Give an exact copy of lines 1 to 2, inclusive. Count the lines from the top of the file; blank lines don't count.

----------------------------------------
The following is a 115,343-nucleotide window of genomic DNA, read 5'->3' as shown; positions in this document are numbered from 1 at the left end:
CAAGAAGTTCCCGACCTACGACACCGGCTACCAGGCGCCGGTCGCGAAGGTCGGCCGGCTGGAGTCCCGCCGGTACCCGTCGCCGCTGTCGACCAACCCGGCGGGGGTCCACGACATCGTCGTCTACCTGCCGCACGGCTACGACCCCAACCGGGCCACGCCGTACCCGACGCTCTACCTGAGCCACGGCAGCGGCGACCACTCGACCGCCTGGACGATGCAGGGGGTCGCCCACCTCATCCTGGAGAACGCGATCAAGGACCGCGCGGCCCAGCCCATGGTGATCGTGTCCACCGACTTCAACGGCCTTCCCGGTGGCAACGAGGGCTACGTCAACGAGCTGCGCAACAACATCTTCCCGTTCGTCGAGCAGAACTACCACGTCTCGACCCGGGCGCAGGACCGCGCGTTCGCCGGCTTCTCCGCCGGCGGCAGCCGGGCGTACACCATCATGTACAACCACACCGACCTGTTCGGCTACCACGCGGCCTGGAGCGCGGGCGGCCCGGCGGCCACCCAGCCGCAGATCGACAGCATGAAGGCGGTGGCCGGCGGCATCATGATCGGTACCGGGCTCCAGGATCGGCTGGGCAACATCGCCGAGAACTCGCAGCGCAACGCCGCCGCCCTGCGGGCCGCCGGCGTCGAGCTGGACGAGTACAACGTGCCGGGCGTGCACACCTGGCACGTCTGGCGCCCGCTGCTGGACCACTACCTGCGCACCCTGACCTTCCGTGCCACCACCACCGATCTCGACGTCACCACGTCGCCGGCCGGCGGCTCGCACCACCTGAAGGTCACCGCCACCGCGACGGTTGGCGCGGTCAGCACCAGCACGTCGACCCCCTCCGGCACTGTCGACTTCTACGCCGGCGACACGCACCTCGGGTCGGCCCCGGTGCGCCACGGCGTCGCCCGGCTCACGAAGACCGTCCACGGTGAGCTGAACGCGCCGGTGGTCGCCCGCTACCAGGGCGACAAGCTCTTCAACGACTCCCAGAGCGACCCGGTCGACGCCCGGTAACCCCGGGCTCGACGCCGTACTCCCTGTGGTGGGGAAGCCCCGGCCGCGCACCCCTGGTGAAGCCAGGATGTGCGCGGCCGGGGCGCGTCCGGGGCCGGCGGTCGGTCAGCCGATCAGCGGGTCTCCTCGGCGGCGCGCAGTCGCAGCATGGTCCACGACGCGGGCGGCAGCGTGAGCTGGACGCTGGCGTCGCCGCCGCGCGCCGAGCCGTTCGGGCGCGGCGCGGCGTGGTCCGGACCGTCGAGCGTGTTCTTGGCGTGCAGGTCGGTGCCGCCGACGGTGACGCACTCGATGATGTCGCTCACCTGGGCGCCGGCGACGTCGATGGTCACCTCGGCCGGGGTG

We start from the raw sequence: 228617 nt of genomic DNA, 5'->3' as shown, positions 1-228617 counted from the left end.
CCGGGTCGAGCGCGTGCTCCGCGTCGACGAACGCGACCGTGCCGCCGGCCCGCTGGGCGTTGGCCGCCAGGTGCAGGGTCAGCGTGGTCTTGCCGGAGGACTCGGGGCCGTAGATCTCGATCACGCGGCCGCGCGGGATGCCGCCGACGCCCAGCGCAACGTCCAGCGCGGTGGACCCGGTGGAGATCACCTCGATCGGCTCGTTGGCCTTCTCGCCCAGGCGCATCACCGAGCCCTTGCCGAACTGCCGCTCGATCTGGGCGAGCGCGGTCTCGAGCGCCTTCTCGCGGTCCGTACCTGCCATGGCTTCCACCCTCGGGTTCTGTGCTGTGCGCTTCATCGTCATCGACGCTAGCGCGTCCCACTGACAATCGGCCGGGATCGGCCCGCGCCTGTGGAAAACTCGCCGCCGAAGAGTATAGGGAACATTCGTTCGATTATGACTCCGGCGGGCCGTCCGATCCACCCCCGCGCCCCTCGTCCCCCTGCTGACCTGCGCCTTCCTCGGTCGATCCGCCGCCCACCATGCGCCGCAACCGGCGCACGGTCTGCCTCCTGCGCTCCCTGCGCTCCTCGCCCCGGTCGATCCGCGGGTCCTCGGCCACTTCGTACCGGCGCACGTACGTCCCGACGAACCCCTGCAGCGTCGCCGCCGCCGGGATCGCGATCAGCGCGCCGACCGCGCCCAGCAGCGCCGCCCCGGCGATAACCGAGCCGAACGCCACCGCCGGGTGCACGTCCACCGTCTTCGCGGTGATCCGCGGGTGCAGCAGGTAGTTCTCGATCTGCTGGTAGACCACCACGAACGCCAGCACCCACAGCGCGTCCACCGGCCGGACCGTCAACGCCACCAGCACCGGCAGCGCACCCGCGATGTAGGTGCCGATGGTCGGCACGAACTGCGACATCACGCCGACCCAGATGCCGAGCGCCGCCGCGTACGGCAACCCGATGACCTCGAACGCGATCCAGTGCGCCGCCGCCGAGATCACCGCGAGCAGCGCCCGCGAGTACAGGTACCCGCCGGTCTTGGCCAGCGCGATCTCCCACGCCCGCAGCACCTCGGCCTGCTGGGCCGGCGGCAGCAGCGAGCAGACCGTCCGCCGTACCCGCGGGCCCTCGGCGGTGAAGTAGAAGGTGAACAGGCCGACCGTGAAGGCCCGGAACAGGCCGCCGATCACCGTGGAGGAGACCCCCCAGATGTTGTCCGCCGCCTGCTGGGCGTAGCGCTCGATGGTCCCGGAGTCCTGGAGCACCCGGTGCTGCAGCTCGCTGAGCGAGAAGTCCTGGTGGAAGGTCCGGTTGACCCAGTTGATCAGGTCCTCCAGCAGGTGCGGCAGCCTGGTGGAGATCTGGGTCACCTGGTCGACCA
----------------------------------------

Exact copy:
The following is a 115,343-nucleotide window of genomic DNA, read 5'->3' as shown; positions in this document are numbered from 1 at the left end:
CAAGAAGTTCCCGACCTACGACACCGGCTACCAGGCGCCGGTCGCGAAGGTCGGCCGGCTGGAGTCCCGCCGGTACCCGTCGCCGCTGTCGACCAACCCGGCGGGGGTCCACGACATCGTCGTCTACCTGCCGCACGGCTACGACCCCAACCGGGCCACGCCGTACCCGACGCTCTACCTGAGCCACGGCAGCGGCGACCACTCGACCGCCTGGACGATGCAGGGGGTCGCCCACCTCATCCTGGAGAACGCGATCAAGGACCGCGCGGCCCAGCCCATGGTGATCGTGTCCACCGACTTCAACGGCCTTCCCGGTGGCAACGAGGGCTACGTCAACGAGCTGCGCAACAACATCTTCCCGTTCGTCGAGCAGAACTACCACGTCTCGACCCGGGCGCAGGACCGCGCGTTCGCCGGCTTCTCCGCCGGCGGCAGCCGGGCGTACACCATCATGTACAACCACACCGACCTGTTCGGCTACCACGCGGCCTGGAGCGCGGGCGGCCCGGCGGCCACCCAGCCGCAGATCGACAGCATGAAGGCGGTGGCCGGCGGCATCATGATCGGTACCGGGCTCCAGGATCGGCTGGGCAACATCGCCGAGAACTCGCAGCGCAACGCCGCCGCCCTGCGGGCCGCCGGCGTCGAGCTGGACGAGTACAACGTGCCGGGCGTGCACACCTGGCACGTCTGGCGCCCGCTGCTGGACCACTACCTGCGCACCCTGACCTTCCGTGCCACCACCACCGATCTCGACGTCACCACGTCGCCGGCCGGCGGCTCGCACCACCTGAAGGTCACCGCCACCGCGACGGTTGGCGCGGTCAGCACCAGCACGTCGACCCCCTCCGGCACTGTCGACTTCTACGCCGGCGACACGCACCTCGGGTCGGCCCCGGTGCGCCACGGCGTCGCCCGGCTCACGAAGACCGTCCACGGTGAGCTGAACGCGCCGGTGGTCGCCCGCTACCAGGGCGACAAGCTCTTCAACGACTCCCAGAGCGACCCGGTCGACGCCCGGTAACCCCGGGCTCGACGCCGTACTCCCTGTGGTGGGGAAGCCCCGGCCGCGCACCCCTGGTGAAGCCAGGATGTGCGCGGCCGGGGCGCGTCCGGGGCCGGCGGTCGGTCAGCCGATCAGCGGGTCTCCTCGGCGGCGCGCAGTCGCAGCATGGTCCACGACGCGGGCGGCAGCGTGAGCTGGACGCTGGCGTCGCCGCCGCGCGCCGAGCCGTTCGGGCGCGGCGCGGCGTGGTCCGGACCGTCGAGCGTGTTCTTGGCGTGCAGGTCGGTGCCGCCGACGGTGACGCACTCGATGATGTCGCTCACCTGGGCGCCGGCGACGTCGATGGTCACCTCGGCCGGGGTG